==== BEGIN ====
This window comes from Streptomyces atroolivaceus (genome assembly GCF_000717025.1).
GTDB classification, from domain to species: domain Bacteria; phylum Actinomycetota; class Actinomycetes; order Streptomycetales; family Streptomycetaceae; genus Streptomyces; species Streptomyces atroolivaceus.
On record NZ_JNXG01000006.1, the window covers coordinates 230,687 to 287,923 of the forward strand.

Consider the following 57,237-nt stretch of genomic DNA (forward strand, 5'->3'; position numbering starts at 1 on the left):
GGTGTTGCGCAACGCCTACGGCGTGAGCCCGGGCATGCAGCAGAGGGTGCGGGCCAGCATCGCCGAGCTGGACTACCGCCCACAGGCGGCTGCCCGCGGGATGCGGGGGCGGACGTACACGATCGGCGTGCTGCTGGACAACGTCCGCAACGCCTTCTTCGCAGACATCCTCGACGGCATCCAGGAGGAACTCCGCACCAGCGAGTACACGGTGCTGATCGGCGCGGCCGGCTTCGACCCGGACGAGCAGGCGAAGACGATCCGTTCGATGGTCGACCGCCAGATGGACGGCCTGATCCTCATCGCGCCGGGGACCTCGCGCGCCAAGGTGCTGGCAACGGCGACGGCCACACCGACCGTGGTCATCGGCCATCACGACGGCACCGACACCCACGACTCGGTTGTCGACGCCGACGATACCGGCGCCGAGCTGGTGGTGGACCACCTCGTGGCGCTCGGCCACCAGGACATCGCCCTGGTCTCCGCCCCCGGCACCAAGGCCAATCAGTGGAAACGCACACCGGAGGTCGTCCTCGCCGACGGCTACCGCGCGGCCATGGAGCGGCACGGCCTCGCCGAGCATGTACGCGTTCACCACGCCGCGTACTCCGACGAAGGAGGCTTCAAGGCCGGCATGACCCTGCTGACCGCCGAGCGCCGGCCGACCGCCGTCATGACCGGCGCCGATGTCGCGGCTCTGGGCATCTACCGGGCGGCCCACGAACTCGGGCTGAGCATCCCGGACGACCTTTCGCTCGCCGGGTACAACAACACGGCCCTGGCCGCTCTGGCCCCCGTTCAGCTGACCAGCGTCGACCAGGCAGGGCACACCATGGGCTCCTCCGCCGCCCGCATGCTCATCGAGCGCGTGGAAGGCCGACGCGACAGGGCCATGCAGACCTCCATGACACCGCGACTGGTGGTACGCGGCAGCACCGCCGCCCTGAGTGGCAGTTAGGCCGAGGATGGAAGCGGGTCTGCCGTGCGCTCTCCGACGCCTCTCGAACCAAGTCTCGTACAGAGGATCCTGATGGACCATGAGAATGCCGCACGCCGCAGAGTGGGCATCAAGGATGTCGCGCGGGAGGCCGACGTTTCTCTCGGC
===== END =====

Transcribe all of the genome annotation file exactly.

This window comes from Streptomyces atroolivaceus (genome assembly GCF_000717025.1).
GTDB classification, from domain to species: domain Bacteria; phylum Actinomycetota; class Actinomycetes; order Streptomycetales; family Streptomycetaceae; genus Streptomyces; species Streptomyces atroolivaceus.
On record NZ_JNXG01000006.1, the window covers coordinates 230,687 to 287,923 of the forward strand.

Consider the following 57,237-nt stretch of genomic DNA (forward strand, 5'->3'; position numbering starts at 1 on the left):
GGTGTTGCGCAACGCCTACGGCGTGAGCCCGGGCATGCAGCAGAGGGTGCGGGCCAGCATCGCCGAGCTGGACTACCGCCCACAGGCGGCTGCCCGCGGGATGCGGGGGCGGACGTACACGATCGGCGTGCTGCTGGACAACGTCCGCAACGCCTTCTTCGCAGACATCCTCGACGGCATCCAGGAGGAACTCCGCACCAGCGAGTACACGGTGCTGATCGGCGCGGCCGGCTTCGACCCGGACGAGCAGGCGAAGACGATCCGTTCGATGGTCGACCGCCAGATGGACGGCCTGATCCTCATCGCGCCGGGGACCTCGCGCGCCAAGGTGCTGGCAACGGCGACGGCCACACCGACCGTGGTCATCGGCCATCACGACGGCACCGACACCCACGACTCGGTTGTCGACGCCGACGATACCGGCGCCGAGCTGGTGGTGGACCACCTCGTGGCGCTCGGCCACCAGGACATCGCCCTGGTCTCCGCCCCCGGCACCAAGGCCAATCAGTGGAAACGCACACCGGAGGTCGTCCTCGCCGACGGCTACCGCGCGGCCATGGAGCGGCACGGCCTCGCCGAGCATGTACGCGTTCACCACGCCGCGTACTCCGACGAAGGAGGCTTCAAGGCCGGCATGACCCTGCTGACCGCCGAGCGCCGGCCGACCGCCGTCATGACCGGCGCCGATGTCGCGGCTCTGGGCATCTACCGGGCGGCCCACGAACTCGGGCTGAGCATCCCGGACGACCTTTCGCTCGCCGGGTACAACAACACGGCCCTGGCCGCTCTGGCCCCCGTTCAGCTGACCAGCGTCGACCAGGCAGGGCACACCATGGGCTCCTCCGCCGCCCGCATGCTCATCGAGCGCGTGGAAGGCCGACGCGACAGGGCCATGCAGACCTCCATGACACCGCGACTGGTGGTACGCGGCAGCACCGCCGCCCTGAGTGGCAGTTAGGCCGAGGATGGAAGCGGGTCTGCCGTGCGCTCTCCGACGCCTCTCGAACCAAGTCTCGTACAGAGGATCCTGATGGACCATGAGAATGCCGCACGCCGCAGAGTGGGCATCAAGGATGTCGCGCGGGAGGCCGACGTTTCTCTCGGC